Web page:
As we chatted about life in general and the things important to us, one of the women said to me, ‘Life here is hard but we are trusting God every day.’ I thought of that as I got on the plane to leave. I was going back to a clean house in town with running water. There would be bought food which I could prepare on my stove – or perhaps microwave and I would be sleeping in a comfortable bed. My Mouk friend would be walking a mile or two to her garden for food which she would cook over an open fire, bathing in the river and sleeping on a stick bed in her thatch roof house. Her life was hard but her faith strong. She was clear and emphatic about that! There is no question that God’s truth had brought hope, joy and freedom to these people.

Just weeks ago, Mark passed away after a short battle with cancer. All of these memories came dancing across my mind – the challenging and blessed beginning days, the early mornings, the hard work, the reward, and the continuing faith.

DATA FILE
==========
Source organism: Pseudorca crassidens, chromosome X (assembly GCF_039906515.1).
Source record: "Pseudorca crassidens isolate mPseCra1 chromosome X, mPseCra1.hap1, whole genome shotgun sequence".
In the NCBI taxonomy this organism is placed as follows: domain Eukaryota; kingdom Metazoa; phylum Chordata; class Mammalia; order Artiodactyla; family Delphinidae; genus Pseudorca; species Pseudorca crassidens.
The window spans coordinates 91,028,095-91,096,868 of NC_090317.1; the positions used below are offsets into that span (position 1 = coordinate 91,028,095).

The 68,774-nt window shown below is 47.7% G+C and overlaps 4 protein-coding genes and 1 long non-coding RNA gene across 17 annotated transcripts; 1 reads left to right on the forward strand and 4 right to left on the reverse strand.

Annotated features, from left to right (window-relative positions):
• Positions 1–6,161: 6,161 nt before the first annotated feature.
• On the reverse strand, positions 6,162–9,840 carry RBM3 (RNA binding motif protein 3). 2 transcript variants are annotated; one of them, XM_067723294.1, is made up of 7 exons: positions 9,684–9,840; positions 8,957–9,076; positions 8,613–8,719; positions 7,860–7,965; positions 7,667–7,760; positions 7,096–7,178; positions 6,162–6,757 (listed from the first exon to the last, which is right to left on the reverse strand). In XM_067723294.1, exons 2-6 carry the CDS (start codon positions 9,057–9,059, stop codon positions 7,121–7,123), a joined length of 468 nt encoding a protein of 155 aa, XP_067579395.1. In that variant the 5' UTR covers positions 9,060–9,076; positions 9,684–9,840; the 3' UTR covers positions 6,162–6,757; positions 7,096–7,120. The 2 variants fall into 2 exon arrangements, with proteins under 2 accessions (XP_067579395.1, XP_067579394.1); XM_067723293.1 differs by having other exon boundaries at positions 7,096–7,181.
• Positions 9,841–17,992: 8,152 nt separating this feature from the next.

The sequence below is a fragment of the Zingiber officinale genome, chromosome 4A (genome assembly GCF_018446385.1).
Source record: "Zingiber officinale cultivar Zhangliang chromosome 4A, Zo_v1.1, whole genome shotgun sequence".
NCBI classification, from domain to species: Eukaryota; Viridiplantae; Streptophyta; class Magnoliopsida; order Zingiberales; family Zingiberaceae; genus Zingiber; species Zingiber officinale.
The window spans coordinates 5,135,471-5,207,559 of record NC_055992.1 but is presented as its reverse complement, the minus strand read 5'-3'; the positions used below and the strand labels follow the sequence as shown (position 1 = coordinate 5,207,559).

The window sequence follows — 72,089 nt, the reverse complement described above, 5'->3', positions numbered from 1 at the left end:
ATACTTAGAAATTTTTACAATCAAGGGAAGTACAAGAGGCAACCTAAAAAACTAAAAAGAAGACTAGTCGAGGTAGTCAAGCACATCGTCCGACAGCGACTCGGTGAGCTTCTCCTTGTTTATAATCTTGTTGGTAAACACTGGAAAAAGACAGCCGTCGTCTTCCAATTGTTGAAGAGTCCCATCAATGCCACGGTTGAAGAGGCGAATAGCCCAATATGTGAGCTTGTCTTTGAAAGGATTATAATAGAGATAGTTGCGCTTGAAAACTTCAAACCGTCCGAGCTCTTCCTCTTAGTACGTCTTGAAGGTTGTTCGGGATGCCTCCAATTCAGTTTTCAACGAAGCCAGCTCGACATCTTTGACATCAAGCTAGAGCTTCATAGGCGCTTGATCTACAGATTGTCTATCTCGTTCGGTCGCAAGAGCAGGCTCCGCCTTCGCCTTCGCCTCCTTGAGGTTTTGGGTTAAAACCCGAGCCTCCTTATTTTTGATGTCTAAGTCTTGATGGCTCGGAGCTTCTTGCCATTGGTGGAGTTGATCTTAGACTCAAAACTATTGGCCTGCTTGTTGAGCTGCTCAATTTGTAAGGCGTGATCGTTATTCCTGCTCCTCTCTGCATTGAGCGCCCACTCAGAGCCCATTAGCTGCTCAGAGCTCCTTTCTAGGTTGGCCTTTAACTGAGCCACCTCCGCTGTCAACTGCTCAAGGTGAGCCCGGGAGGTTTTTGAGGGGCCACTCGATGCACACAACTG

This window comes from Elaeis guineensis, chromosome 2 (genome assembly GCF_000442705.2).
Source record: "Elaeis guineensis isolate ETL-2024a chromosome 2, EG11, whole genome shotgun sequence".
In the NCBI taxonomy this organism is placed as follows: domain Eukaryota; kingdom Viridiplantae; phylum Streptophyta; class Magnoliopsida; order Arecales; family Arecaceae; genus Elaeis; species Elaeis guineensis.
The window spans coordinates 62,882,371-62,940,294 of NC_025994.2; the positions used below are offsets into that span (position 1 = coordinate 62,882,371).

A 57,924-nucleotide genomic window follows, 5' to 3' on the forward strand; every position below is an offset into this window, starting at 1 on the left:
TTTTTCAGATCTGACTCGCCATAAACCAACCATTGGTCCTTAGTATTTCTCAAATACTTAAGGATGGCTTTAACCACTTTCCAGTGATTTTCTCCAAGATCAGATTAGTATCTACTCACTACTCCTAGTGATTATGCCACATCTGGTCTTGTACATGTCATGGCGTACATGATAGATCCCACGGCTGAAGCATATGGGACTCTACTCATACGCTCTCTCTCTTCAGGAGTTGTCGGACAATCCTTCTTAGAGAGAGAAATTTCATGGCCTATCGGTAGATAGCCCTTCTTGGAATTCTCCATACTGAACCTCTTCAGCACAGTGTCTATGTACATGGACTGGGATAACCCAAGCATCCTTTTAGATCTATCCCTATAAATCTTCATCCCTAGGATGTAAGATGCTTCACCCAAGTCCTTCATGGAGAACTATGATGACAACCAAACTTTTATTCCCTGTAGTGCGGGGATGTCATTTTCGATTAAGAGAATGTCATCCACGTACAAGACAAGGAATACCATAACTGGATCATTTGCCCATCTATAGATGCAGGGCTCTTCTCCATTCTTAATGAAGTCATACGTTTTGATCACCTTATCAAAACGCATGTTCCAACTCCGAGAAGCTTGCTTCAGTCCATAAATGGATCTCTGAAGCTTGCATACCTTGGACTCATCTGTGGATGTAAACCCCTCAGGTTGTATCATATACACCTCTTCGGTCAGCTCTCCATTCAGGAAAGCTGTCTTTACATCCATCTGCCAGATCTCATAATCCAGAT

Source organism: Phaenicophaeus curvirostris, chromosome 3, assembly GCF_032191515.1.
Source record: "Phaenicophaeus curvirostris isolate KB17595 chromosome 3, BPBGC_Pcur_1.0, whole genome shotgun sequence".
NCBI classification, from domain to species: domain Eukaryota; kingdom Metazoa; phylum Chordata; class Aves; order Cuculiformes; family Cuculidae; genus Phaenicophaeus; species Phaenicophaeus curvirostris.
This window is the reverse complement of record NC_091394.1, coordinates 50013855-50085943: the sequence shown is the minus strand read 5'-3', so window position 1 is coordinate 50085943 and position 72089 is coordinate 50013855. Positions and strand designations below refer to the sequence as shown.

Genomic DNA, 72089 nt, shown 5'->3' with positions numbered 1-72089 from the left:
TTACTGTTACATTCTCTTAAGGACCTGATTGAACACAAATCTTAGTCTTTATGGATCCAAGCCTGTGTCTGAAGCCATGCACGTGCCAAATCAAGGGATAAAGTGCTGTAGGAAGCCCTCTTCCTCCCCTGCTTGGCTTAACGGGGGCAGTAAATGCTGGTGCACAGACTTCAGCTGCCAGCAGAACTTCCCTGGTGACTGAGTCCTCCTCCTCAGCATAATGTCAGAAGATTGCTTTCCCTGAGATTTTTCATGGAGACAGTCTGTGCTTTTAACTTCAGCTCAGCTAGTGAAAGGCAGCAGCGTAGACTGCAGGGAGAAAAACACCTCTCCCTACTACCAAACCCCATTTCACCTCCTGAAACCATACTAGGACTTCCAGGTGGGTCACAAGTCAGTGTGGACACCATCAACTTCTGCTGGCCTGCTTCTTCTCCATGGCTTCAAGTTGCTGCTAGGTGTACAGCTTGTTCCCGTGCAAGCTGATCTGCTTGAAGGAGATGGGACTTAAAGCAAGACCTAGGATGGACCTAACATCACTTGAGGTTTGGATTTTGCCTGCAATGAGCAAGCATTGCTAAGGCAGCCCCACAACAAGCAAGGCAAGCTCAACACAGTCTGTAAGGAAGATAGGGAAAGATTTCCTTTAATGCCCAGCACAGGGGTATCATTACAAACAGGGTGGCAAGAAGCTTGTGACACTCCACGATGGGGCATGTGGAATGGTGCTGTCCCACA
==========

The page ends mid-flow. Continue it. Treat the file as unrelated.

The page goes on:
I think of Mark and his split second journey across the ‘gully’ to his new heavenly home. He has joined the many Mouk believers who have gone on before – all a part now of a great cloud of witnesses from various tribes and tongues and people and nations singing praises to God in a place not bound by time, limited by language or touched by sorrow. With complete joy and hope realized, they are at home with Jesus. For them the beginning of Forever is at hand.

 

 

 

 

 

Our Lovely Boy

Sometimes God uses children to show us His magnificence. Today, as I listened to a little boy talk of his teacher -the bestest in the world- and his friends -also the bestest- I was reminded of the work God does on a daily basis. It seemed the only thing to do was  to write about this beautiful child and God’s perfect work.

Our Lovely Boy

His chocolate eyes are sparkling bright.
His brown skin glows with health.
His smile can brighten any room;
I bask in it, myself.

He came to us an angry soul,
Surrounded by his rage.
We sheltered him and showered him
With love, applied each day.

And slowly, oh so slowly
His soul turned to the light.
The goodness of a gentle love